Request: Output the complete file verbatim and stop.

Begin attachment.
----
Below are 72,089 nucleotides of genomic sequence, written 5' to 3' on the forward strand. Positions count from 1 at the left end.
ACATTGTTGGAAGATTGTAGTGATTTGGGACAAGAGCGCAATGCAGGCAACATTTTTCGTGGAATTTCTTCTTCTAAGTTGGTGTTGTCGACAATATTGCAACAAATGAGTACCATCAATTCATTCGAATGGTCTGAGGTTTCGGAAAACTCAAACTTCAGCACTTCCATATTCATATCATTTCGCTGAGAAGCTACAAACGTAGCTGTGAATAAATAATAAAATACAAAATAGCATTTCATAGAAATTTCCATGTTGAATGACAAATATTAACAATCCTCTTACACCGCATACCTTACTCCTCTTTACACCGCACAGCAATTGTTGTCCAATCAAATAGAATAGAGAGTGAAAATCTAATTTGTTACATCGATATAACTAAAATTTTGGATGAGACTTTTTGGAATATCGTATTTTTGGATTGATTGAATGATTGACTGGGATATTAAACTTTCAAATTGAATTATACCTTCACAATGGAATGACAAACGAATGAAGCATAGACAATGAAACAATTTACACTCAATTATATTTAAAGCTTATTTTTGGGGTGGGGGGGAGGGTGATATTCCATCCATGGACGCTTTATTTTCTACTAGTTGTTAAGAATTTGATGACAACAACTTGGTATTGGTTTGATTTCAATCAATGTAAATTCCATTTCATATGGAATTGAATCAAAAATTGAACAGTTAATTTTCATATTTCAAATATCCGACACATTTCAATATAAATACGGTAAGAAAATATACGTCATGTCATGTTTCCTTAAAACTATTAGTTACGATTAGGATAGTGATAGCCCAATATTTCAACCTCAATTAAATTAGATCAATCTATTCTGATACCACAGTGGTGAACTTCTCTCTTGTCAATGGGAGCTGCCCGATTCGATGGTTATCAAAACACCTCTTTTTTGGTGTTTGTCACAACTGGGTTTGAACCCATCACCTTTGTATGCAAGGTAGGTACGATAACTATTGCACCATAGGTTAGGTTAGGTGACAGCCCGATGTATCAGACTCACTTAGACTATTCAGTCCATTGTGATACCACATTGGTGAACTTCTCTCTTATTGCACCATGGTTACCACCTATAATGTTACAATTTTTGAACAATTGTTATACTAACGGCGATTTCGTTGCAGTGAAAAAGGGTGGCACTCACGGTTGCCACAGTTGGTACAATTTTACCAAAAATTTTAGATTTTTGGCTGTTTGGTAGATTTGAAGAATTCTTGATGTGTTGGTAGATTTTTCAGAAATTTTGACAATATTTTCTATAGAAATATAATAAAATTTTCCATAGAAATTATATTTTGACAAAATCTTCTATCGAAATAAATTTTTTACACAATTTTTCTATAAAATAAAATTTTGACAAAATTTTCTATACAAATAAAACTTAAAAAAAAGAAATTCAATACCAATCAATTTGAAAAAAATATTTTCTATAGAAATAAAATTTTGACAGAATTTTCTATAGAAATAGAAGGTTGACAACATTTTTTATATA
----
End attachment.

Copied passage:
Below are 72,089 nucleotides of genomic sequence, written 5' to 3' on the forward strand. Positions count from 1 at the left end.
ACATTGTTGGAAGATTGTAGTGATTTGGGACAAGAGCGCAATGCAGGCAACATTTTTCGTGGAATTTCTTCTTCTAAGTTGGTGTTGTCGACAATATTGCAACAAATGAGTACCATCAATTCATTCGAATGGTCTGAGGTTTCGGAAAACTCAAACTTCAGCACTTCCATATTCATATCATTTCGCTGAGAAGCTACAAACGTAGCTGTGAATAAATAATAAAATACAAAATAGCATTTCATAGAAATTTCCATGTTGAATGACAAATATTAACAATCCTCTTACACCGCATACCTTACTCCTCTTTACACCGCACAGCAATTGTTGTCCAATCAAATAGAATAGAGAGTGAAAATCTAATTTGTTACATCGATATAACTAAAATTTTGGATGAGACTTTTTGGAATATCGTATTTTTGGATTGATTGAATGATTGACTGGGATATTAAACTTTCAAATTGAATTATACCTTCACAATGGAATGACAAACGAATGAAGCATAGACAATGAAACAATTTACACTCAATTATATTTAAAGCTTATTTTTGGGGTGGGGGGGAGGGTGATATTCCATCCATGGACGCTTTATTTTCTACTAGTTGTTAAGAATTTGATGACAACAACTTGGTATTGGTTTGATTTCAATCAATGTAAATTCCATTTCATATGGAATTGAATCAAAAATTGAACAGTTAATTTTCATATTTCAAATATCCGACACATTTCAATATAAATACGGTAAGAAAATATACGTCATGTCATGTTTCCTTAAAACTATTAGTTACGATTAGGATAGTGATAGCCCAATATTTCAACCTCAATTAAATTAGATCAATCTATTCTGATACCACAGTGGTGAACTTCTCTCTTGTCAATGGGAGCTGCCCGATTCGATGGTTATCAAAACACCTCTTTTTTGGTGTTTGTCACAACTGGGTTTGAACCCATCACCTTTGTATGCAAGGTAGGTACGATAACTATTGCACCATAGGTTAGGTTAGGTGACAGCCCGATGTATCAGACTCACTTAGACTATTCAGTCCATTGTGATACCACATTGGTGAACTTCTCTCTTATTGCACCATGGTTACCACCTATAATGTTACAATTTTTGAACAATTGTTATACTAACGGCGATTTCGTTGCAGTGAAAAAGGGTGGCACTCACGGTTGCCACAGTTGGTACAATTTTACCAAAAATTTTAGATTTTTGGCTGTTTGGTAGATTTGAAGAATTCTTGATGTGTTGGTAGATTTTTCAGAAATTTTGACAATATTTTCTATAGAAATATAATAAAATTTTCCATAGAAATTATATTTTGACAAAATCTTCTATCGAAATAAATTTTTTACACAATTTTTCTATAAAATAAAATTTTGACAAAATTTTCTATACAAATAAAACTTAAAAAAAAGAAATTCAATACCAATCAATTTGAAAAAAATATTTTCTATAGAAATAAAATTTTGACAGAATTTTCTATAGAAATAGAAGGTTGACAACATTTTTTATATA